Discussion

The absence of evidence-based, consensus-driven and widely accepted outcome measures is likely to impede access of patients with HS to the most effective and appropriate treatments available. Consensus regarding outcome measures further benefits researchers and HCPs by providing critical benchmarks for making treatment recommendations and evaluating patient progress. Payers will also receive information needed to determine the efficacy of various treatments, information that is key to shaping payment policies. The absence of clear outcome measures could result in payers providing minimal to no coverage for various therapies, curtailing patient access to care.

The number of RCTs of HS therapy is limited, but the interest in the disease and planned number of trials is significant. Therefore, a COS process is particularly timely for HS and identifying a COS for HS should significantly impact future developments within the field.10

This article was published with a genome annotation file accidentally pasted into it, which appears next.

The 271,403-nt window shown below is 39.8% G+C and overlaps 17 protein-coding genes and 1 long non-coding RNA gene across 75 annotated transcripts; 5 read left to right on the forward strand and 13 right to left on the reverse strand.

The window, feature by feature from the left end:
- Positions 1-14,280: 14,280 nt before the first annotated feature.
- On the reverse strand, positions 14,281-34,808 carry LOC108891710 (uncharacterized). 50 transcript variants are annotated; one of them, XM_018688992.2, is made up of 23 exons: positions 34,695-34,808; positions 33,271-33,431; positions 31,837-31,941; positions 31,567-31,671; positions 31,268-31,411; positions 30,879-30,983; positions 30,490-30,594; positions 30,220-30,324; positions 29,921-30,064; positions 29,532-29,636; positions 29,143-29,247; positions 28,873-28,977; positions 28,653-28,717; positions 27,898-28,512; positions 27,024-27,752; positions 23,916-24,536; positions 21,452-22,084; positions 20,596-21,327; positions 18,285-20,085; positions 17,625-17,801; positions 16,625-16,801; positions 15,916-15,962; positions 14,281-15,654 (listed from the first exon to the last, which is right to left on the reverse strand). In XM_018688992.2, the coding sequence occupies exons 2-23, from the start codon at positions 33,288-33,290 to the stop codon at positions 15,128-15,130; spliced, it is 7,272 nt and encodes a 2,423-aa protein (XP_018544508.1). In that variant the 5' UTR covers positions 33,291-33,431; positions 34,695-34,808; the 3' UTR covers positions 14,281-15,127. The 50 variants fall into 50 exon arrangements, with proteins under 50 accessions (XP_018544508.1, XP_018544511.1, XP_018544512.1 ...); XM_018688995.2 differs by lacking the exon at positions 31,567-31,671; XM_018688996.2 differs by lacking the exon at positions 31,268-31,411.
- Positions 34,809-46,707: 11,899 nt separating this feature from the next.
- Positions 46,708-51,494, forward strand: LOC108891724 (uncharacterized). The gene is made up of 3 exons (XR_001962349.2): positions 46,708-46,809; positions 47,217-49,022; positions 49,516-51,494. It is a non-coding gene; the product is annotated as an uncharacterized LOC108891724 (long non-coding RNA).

At the time of writing, there is no published COS for HS. The development of COS for the management of HS aims to improve the interpretation and comparison of future studies on HS and to reduce the risk of outcome reporting bias and heterogeneity across studies. The study will involve different stakeholder groups to ensure that the developed COS will be suitable and well accepted. The initial steps described in this protocol have been conducted. Consensus meeting 2 and Delphi round 3 and 4 await.

Dissemination

The study will be performed according to the Helsinki declaration. All results from the study, including inconclusive or negative results, will be published in peer-reviewed journals.

References

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Footnotes

  • LT and JRI share co-first authorship.